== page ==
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News Releases

Power lines restrict sage grouse movement in Washington
Transmission lines that funnel power from hydroelectric dams and wind turbines across Eastern Washington affect greater sage grouse habitat by isolating fragile populations and limiting movement, a new study finds. More »

Habitat is important for northern goshawk conservation
The story of the northern goshawk, an elusive bird often referred to as the “Grey Ghost,” continues to evolve as understanding of prey and habitat needs become clearer. While quality nesting sites are preferred, goshawks are known as habitat generalists, meaning they can live in many places. Where they live is dictated by the availability and habitat needs of their prey. More »

New models provide realistic predictions of how fast crown fires spread
Crown fires are a big concern to firefighters; they spread rapidly across treetops and can quickly change speed and direction, making them very dangerous. Scientists have made recent breakthroughs in understanding the processes that control fire spread. These breakthroughs result in realistic modeling of crown fires. More »

How flame dynamics govern the spread of wildfires
Evidence presented in a new study, Role of buoyant flame dynamics in wildfire spread, reveals how flame dynamics that produce and transport convective heat effectively governs the spread of wildfire. More »

Fire weather seasons across the globe getting longer
Scientists found trends in fire weather seasons across the globe have increased by nearly 20 percent and the global burnable area doubled (nearly 110 percent) over the past 35 years. More »

Mild Winters Not Causing All Mountain Pine Beetle Outbreaks in Western US
What is really driving mountain pine beetle population outbreaks in the U.S.? A new study shows increasing minimum winter temperatures explain some, but not all outbreaks. More »

RMRS Free master class offered for FireWorks educational trunk
The USDA Forest Service Rocky Mountain Research Station’s Fire, Fuels and Smoke science program is offering its annual free “master class” on teaching with the FireWorks educational trunk on Thursday and Friday, June 18-19. More »

RMRS Scientists Mentor High School Student for National Science Fairs
Missoula, Mont. high school senior, Ticha Padgett-Stewart, is working with scientists at the National Genomics Center for Wildlife and Fish Conservation to develop a method to detect river otters by sampling water. More »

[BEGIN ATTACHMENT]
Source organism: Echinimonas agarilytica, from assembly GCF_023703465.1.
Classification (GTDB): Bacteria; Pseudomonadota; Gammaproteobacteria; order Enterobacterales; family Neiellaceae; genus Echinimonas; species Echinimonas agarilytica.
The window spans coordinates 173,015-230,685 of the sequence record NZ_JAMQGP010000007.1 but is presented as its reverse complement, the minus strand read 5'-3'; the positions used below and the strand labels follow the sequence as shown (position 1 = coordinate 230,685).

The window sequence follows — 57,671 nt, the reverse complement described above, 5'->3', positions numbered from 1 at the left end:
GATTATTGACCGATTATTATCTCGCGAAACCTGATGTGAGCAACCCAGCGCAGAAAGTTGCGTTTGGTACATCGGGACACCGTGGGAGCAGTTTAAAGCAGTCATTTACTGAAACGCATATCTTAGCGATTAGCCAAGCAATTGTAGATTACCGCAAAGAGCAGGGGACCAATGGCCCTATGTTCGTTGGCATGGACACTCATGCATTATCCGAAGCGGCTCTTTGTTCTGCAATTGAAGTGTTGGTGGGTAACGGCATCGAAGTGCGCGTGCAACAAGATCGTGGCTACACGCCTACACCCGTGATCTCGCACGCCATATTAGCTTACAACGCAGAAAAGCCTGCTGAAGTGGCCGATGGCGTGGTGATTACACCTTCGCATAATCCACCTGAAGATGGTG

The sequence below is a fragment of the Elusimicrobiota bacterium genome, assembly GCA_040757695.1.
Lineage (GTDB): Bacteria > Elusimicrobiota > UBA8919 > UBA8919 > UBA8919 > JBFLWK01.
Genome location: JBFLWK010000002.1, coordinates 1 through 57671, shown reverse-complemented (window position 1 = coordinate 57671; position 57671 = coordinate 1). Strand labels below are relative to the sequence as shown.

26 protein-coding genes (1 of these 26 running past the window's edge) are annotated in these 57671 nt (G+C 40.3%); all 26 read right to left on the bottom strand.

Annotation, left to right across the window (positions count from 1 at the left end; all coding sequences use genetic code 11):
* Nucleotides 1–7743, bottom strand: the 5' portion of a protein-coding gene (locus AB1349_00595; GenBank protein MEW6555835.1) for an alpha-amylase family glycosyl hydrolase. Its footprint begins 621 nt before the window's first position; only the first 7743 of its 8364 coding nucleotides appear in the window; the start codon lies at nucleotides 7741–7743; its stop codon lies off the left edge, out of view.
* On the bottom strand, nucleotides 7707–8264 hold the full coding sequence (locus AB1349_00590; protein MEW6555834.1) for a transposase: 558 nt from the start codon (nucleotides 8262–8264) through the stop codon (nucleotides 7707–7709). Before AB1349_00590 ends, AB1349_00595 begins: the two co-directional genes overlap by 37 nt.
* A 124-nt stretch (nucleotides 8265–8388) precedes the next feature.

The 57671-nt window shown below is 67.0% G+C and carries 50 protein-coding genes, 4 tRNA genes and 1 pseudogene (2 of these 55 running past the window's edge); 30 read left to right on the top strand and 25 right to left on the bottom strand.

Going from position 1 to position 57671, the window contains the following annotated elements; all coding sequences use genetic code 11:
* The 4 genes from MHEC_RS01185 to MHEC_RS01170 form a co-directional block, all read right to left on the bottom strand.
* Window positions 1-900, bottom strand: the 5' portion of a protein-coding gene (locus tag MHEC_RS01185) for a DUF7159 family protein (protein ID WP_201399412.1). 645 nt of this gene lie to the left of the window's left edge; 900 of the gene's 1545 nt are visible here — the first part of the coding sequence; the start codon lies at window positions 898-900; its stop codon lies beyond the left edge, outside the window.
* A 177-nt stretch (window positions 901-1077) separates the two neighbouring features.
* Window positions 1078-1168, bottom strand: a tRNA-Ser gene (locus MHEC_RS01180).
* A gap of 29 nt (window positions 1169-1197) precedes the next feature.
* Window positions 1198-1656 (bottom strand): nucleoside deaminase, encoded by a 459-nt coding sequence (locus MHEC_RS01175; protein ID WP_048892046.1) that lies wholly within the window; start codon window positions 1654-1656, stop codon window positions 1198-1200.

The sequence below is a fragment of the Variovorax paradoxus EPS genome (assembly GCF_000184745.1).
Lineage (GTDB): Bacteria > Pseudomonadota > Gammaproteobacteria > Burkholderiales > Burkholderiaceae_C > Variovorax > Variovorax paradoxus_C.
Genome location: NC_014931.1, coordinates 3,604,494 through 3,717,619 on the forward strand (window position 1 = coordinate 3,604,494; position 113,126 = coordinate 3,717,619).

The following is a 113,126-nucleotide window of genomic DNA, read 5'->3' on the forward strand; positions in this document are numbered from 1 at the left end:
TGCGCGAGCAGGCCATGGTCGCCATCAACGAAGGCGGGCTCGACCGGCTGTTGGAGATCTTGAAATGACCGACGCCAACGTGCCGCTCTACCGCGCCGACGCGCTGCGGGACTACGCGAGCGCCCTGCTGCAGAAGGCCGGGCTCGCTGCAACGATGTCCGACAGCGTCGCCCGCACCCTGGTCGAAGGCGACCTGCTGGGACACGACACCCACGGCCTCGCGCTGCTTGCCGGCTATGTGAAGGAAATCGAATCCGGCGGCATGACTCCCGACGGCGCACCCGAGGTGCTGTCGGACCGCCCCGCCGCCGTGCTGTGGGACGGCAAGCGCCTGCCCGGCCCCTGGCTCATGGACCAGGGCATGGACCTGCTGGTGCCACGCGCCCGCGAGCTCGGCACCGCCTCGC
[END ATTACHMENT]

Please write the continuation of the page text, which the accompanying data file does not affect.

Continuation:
Rebuilding after Wildland Fire – New Developments Outpace Rebuilding in Burned Areas
When wildland fires destroy buildings, do people rebuild? Using aerial and satellite imagery, researchers have been tracking construction in areas burned by wildland fires and the findings reveal that new development outpaces reconstruction of burned buildings. More »

Trout Climate Change Refuge Streams Identified through Extensive Inter-agency CrowdSourced Databases
People around the globe will have access to high-definition maps that show streams that could serve as a climate refuge for two native trout species--bull trout and cutthroat trout--across 450,000 kilometers (~280,000 miles) of streams in the northwestern United States. More »

U.S. Forest Service Announces its National Genomics Center for Wildlife and Fish Conservation
The USDA Forest Service is announcing the establishment of its National Genomics Center for Wildlife and Fish Conservation in Missoula, Mont. The center is a leading edge facility for advanced genomics research, and it develops new tools and techniques to help managers conserve natural resources. More »

John Phipps Appointed as New Forest Service Rocky Mountain Research Station Director
The U.S. Forest Service Rocky Mountain Research Station welcomes John Phipps as its new Director. More »

The Utah juniper illuminates stream flow of Utah's Bear River over a millennium
A new study, A millennium-length reconstruction of Bear River stream flow, Utah, published in the Elsevier Journal of Hydrology, provides important information regarding the eastern Great Basin’s most significant water source for agricultural, urban and wildlife purposes. More »

Rocky Mountain Research Station Director retiring